Studies regarding message sidedness and persuasion indicate that sidedness effects are moderated by the type of two-sided message employed, but do not indicate why various messages differ in persuasiveness. This research tests two causal models of cognitive processing. Model 1 posits that messages produce general evaluations that prompt the generation of cognitions. Model 2 suggests messages prompt cognitions upon which subsequent evaluations are based. The data are consistent with Model 2 and inconsistent with Model 1 and begin to demonstrate how one-sided, nonrefutational two-sided, and refutational two-sided messages are processed.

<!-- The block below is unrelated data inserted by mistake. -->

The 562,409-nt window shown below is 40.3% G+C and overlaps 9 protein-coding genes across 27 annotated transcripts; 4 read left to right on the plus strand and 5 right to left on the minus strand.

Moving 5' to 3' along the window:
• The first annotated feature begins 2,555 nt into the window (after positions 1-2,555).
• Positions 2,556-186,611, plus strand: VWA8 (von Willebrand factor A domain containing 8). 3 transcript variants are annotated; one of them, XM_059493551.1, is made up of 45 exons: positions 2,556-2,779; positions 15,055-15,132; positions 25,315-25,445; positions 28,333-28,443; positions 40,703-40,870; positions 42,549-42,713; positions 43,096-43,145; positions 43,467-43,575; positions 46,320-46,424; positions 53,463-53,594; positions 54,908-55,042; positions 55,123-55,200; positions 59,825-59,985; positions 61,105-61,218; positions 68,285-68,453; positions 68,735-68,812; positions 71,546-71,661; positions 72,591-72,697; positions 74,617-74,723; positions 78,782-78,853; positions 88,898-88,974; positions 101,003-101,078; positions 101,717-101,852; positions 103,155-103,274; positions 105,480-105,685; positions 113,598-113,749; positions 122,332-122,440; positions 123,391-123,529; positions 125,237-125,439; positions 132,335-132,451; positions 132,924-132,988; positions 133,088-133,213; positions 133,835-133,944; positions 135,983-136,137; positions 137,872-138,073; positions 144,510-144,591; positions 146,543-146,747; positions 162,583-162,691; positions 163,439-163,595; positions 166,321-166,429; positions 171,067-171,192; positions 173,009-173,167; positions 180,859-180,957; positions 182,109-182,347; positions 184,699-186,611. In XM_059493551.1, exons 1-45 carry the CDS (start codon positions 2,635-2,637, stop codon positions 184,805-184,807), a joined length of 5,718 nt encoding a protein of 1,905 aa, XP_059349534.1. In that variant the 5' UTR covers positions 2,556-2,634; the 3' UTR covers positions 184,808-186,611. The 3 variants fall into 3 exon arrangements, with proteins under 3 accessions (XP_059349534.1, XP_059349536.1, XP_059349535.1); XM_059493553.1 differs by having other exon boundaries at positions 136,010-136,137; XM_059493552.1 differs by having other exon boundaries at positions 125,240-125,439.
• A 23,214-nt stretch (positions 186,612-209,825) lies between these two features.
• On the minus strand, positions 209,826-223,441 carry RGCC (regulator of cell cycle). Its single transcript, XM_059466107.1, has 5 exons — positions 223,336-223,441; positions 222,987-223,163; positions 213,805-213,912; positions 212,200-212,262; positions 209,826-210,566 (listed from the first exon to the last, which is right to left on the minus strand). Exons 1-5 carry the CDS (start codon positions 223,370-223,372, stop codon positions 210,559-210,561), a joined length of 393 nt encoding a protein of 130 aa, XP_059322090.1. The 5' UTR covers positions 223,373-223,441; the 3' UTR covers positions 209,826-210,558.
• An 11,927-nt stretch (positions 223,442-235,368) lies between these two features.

|Original language||English (US)|
|Number of pages||10|
|Journal||Western Journal of Speech Communication|
|State||Published - 1991|
ASJC Scopus subject areas
- Language and Linguistics